Editor’s Note: The author of this post is a consultant to law firms.
By Mark Klender, Principal, Deloitte Consulting
As we end 2015 and go into 2016, we find the legal industry in a state of considerable consternation.
Both a time of disruption and opportunity, it is fascinating to watch the transformation slowly unfold: Those that shield their eyes to it stand to be blown aside, while those that recognize it can ride the winds to safe harbor — and to greater success.
Like a tsunami, which takes time to make landfall, change is quietly rolling throughout the legal industry, and in small increments at most firms. But sometimes it takes a storm to recognize something is amiss and that you were not ready for it.
Going into 2016, we offer ten axioms framing the industry:
- The demand for services has changed, with growing segmentation in the nature and delivery of services
- Competition is intensifying and morphing, coming from unanticipated realms
- Corporations are buying legal services differently, and will continue on the path of rationalizing providers through strategic sourcing
- The aura that once made legal departments unique within the corporation is continuing to get peeled away and they are joining the ranks of shared services
- Cybersecurity will continue to nag the industry, with risks for many and cause for problems for some
- While many advances are taking place in point solutions, the legal industry will still be befuddled on how to make technologies seamlessly work together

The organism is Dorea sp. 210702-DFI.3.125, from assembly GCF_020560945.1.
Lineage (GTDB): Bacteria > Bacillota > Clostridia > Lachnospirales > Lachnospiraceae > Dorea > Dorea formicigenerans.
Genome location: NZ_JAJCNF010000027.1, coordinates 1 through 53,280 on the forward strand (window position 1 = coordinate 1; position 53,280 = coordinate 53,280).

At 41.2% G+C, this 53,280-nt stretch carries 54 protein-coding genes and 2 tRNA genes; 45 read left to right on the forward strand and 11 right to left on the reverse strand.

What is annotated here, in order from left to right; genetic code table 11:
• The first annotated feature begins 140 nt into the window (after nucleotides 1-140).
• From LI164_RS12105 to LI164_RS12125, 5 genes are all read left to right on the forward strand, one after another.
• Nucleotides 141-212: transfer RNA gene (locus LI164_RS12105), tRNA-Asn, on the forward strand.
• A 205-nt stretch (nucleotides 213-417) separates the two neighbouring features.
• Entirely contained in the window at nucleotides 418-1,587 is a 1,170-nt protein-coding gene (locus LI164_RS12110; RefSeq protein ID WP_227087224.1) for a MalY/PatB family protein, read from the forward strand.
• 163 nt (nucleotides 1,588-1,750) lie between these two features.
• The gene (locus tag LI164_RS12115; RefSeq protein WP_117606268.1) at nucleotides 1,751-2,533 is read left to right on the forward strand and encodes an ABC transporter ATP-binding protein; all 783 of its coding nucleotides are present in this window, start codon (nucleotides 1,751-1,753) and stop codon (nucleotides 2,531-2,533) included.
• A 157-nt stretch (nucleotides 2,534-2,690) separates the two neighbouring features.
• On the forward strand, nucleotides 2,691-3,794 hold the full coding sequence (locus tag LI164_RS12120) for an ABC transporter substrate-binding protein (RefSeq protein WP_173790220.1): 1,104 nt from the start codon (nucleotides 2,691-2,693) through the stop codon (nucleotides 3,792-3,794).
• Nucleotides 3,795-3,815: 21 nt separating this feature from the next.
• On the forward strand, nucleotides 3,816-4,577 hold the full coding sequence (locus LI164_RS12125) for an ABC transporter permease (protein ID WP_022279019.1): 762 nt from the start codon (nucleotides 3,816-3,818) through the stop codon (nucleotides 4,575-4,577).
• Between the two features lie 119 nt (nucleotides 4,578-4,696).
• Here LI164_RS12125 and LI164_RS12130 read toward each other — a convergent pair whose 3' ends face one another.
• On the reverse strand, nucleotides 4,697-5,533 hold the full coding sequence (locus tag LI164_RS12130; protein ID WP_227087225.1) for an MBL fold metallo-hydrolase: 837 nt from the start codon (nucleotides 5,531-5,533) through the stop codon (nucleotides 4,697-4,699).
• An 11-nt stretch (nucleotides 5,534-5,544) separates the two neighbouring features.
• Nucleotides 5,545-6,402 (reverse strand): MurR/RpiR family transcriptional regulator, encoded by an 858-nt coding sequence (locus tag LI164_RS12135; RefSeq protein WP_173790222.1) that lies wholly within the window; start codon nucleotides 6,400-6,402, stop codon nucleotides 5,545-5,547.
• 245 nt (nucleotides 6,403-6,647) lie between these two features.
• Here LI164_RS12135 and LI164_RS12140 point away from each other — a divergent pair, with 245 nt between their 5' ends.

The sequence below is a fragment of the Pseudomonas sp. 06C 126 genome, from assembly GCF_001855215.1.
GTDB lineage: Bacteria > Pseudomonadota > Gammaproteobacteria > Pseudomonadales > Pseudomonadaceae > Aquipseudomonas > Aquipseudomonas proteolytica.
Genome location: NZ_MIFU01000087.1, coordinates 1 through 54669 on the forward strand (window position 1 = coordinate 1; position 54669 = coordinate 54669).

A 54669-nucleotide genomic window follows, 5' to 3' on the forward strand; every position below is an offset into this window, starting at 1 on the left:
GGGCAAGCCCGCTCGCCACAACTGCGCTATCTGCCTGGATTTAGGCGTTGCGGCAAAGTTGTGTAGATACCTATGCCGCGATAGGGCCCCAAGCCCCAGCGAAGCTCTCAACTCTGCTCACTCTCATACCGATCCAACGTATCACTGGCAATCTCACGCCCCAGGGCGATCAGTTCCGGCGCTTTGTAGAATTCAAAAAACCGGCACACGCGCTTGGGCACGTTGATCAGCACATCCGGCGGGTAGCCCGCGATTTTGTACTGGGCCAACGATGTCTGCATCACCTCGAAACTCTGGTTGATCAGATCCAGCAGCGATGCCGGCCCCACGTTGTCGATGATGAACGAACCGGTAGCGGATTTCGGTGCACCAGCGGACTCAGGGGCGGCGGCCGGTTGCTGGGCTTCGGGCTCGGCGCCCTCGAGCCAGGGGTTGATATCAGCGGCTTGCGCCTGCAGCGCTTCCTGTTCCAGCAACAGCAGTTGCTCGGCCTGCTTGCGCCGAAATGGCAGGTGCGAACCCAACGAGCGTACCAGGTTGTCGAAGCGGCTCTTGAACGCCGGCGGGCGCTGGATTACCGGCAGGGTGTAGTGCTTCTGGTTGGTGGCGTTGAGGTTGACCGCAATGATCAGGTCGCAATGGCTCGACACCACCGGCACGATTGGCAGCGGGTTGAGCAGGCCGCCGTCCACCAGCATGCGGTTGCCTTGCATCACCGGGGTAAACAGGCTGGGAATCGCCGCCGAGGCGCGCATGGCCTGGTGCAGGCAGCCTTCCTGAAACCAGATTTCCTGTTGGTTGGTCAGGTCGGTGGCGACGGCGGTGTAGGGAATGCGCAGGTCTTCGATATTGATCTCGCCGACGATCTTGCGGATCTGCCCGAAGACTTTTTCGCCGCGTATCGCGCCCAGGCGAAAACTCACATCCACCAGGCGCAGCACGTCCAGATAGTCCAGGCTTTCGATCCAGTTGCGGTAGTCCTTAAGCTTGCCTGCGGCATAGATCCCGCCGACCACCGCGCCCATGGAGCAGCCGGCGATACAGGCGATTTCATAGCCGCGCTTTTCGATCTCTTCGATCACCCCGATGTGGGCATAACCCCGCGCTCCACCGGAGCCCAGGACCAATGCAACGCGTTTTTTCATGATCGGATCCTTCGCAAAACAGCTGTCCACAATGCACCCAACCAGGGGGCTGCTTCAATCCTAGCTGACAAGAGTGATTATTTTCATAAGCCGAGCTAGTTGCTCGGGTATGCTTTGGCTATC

- M&A among law firms will continue, justified primarily as adding market share and talent, but synergies and value will be elusive
- Firms will continue on the march to greater professionalism in how they operate and are organized, led, and managed
- While the industry is awakening to the significant issues it faces with this changing landscape and a changing workforce, few will make dramatic changes in their talent model
- Given all of the above, there are too many law firms and too many lawyers
Is your firm embracing and proactively addressing these?
Most partners at law firms would say much has to be done, but cannot agree what should be done. Change does not come easy for this industry.
To start the process, ponder the following.
What type of law do you and your firm practice? What mix of clients do you have? Who buys your services? How strong are your relationships with them? Do your business arrangements with your clients reflect the value that you provide? How do you and your firm go to market? How is your firm organized? Is collaboration rewarded? How strong are your relationships with those within your firm? Does your firm nurture and develop talent to the future of the industry? Does it take risks and reward innovation? Does it truly reward those that are providing value at the leading edge into the future? Does your firm operate as effectively and cost efficiently as it can?
In future posts, I will explore the critical challenges facing law firms and corporate legal departments. Follow me on Bloomberg’s Big Law Business in my recurring column from Deloitte Consulting.
The views expressed in this column do not necessarily reflect the opinion of Big Law Business or its owners.